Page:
Come see the exhibit on Leonardo da Vinci: The Engineer at the Lichtenberger Engineering Library. The exhibit includes models of some of his engineering feats: a catapult and a multiple sling designed as war machines to hurl stones, a paddleboat and a great kite. Stop by and see pictures of his underwater breathing machine, a steam cannon, a gigantic crossbow and the Vitruvian man.
Included in the exhibit case are facsimiles from the University’s Special Collections of da Vinci’s original manuscripts printed from the collection of the Institute de France. Twelve manuscripts written between 1492 and 1516 were brought back to Italy by Francesco Melzi, his favorite pupil, after da Vinci’s death. These facsimiles feature over five thousand pages of drawings and notes in his characteristic “mirror-image” hand-writing, running from right. The sections on display in the case are those related to: the military art, optics, geometry, the flight of birds and hydraulics.
One of Da Vinci’s famous drawings is of the Vitruvian Man, a drawing created in 1490, is accompanied by notes based on the work of the architect Vitruvius and Book III of his treatise De Architectura. Vitruvius the architect described the human body with having ideal proportions. The drawing, pen and ink on paper, depicts a male figure in a square within a circle. The drawings sometimes referred to as the “Proportions of Man,” and named in honor of the architect Vitruvius, represent da Vinci’s blend of art and science. Encyclopaedia Brittanica online states that da Vinci “believed the workings of the human body to be an analogy for the workings of the universe.”
Those of you interested in hydraulics may know about Enzo Macagno. In 1960, Macagno became interested in studies of the history of fluid mechanics and the life of da Vinci. Along with his colleague and late wife, Matilde, Macagno became an international expert on da Vinci, publishing numerous articles and IIHR monographs on the interpretation, analysis, and synthesis of da Vinci’s codices and manuscripts as they relate to fluid-flow and transport phenomena. You will find more information in the exhibit case and two monographs from Special Collections on Macagno’s work.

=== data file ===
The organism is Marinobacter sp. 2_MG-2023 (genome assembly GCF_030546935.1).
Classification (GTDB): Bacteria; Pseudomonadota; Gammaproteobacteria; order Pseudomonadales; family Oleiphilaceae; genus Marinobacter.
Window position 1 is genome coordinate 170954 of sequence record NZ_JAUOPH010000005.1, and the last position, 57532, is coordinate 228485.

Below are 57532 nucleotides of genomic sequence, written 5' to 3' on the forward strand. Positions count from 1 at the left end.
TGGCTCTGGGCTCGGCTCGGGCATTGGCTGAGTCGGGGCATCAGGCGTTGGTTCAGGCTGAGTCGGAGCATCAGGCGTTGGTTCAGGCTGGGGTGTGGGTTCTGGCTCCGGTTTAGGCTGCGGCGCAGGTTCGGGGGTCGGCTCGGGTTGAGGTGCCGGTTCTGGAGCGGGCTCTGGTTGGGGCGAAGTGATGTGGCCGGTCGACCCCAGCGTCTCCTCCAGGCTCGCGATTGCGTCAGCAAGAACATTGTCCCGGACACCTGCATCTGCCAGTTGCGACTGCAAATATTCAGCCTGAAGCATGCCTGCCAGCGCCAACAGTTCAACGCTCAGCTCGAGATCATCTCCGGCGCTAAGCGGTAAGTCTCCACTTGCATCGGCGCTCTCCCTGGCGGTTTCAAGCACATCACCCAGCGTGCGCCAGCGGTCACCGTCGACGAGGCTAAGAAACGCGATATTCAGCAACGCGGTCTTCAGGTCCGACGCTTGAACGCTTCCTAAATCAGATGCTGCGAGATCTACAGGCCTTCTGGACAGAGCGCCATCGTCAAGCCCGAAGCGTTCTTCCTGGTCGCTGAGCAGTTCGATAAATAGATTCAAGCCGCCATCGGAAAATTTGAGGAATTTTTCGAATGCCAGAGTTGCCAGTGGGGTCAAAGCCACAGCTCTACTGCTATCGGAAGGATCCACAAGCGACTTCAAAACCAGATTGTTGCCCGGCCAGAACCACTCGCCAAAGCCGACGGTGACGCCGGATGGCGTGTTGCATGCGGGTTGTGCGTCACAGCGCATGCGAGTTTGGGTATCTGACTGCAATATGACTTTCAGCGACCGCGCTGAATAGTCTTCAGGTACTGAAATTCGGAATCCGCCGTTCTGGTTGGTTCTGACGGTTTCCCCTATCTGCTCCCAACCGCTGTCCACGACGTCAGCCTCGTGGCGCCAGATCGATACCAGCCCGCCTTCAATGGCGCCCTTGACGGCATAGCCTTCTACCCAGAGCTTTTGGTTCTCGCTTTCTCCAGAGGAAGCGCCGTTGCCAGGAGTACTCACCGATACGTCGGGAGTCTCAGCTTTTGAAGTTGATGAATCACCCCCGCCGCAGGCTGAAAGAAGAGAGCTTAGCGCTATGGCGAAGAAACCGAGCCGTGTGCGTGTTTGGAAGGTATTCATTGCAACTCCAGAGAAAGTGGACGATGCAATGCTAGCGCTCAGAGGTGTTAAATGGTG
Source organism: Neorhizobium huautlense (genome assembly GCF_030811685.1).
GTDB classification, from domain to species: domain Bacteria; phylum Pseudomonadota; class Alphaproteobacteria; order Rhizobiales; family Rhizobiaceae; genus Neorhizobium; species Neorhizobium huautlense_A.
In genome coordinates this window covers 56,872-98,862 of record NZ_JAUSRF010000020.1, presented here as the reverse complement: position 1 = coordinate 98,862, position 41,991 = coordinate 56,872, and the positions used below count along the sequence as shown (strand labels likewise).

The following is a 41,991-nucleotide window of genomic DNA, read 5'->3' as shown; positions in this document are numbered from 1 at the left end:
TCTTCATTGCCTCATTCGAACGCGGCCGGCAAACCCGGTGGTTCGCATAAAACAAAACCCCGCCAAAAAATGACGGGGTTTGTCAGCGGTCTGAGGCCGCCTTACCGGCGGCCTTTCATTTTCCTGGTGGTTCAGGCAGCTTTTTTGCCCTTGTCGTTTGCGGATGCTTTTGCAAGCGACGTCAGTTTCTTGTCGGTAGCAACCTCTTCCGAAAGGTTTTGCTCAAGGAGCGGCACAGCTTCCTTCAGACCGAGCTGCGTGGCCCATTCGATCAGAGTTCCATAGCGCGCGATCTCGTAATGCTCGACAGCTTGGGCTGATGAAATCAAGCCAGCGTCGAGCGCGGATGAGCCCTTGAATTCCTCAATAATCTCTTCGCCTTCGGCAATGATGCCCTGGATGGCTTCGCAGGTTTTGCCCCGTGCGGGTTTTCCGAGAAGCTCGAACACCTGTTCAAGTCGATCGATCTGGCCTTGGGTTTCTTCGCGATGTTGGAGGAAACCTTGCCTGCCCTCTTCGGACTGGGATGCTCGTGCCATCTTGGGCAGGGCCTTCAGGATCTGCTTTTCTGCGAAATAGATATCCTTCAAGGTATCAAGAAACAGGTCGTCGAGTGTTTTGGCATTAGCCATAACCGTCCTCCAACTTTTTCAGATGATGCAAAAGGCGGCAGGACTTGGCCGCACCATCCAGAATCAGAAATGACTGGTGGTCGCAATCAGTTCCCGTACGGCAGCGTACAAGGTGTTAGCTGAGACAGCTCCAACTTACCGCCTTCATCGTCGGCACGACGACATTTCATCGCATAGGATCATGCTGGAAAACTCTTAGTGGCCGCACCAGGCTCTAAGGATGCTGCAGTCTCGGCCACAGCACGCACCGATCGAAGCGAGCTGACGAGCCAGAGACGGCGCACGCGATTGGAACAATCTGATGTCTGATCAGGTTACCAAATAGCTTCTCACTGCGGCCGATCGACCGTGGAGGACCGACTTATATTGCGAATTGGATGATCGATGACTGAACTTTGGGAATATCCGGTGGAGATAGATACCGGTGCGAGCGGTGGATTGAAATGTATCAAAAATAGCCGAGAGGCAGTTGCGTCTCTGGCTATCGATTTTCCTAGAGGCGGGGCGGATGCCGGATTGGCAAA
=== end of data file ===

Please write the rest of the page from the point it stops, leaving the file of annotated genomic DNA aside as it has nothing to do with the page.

This is just a sampling of what can be seen at the Lichtenberger Engineering Library’s Leonardo Da Vinci: The Engineer exhibit. Stop by to learn more!
Capra, Fritjof. The Science of Leonardo. New York: Doubleday,2007. Engineering Library Q143.L5 C37 2007 http://infohawk.uiowa.edu/F/?func=find-b&find_code=SYS&local_base=UIOWA&request=004251437
da Vinci, Leonardo, 1452-1519. Leonard da Vinci: scientist, inventor, Artist. Ostfildern-Ruit [Germany]: Verlage Gerd Hatje, 1997. Engineering Library N6923.L33 A4 1997 http://infohawk.uiowa.edu/F/?func=find-b&find_code=SYS&local_base=UIOWA&request=007162629
Kemp, Martin. Leonard Da Vinci Experience, Experiment and Design. Oxford: Princeton University Press, 2006. Art Oversize FOLIO N6923.L33 K449 2006. http://infohawk.uiowa.edu/F/?func=find-b&find_code=SYS&local_base=UIOWA&request=003637253
Laurenza, Domenico. Leonardo on Flight. Baltimore: The John Hopkins University press,2004. Engineering Library TL540.L4 L38 2007. http://infohawk.uiowa.edu/F/?func=find-b&find_code=SYS&local_base=UIOWA&request=004220622
Moon, Francis C.The Machines of Leonardo Da Vinci and Franz Reuleaux. New York: Springer, 2007. Engineering Library TJ 230 .M66 2007. http://infohawk.uiowa.edu/F/?func=find-b&find_code=SYS&local_base=UIOWA&request=004382572
Museo Nazionale Della Scienza E Della Technologia Leonardo Da Vinci.(2014).Retrieved from http://www.museoscienza.org/english/leonardo/manoscritti/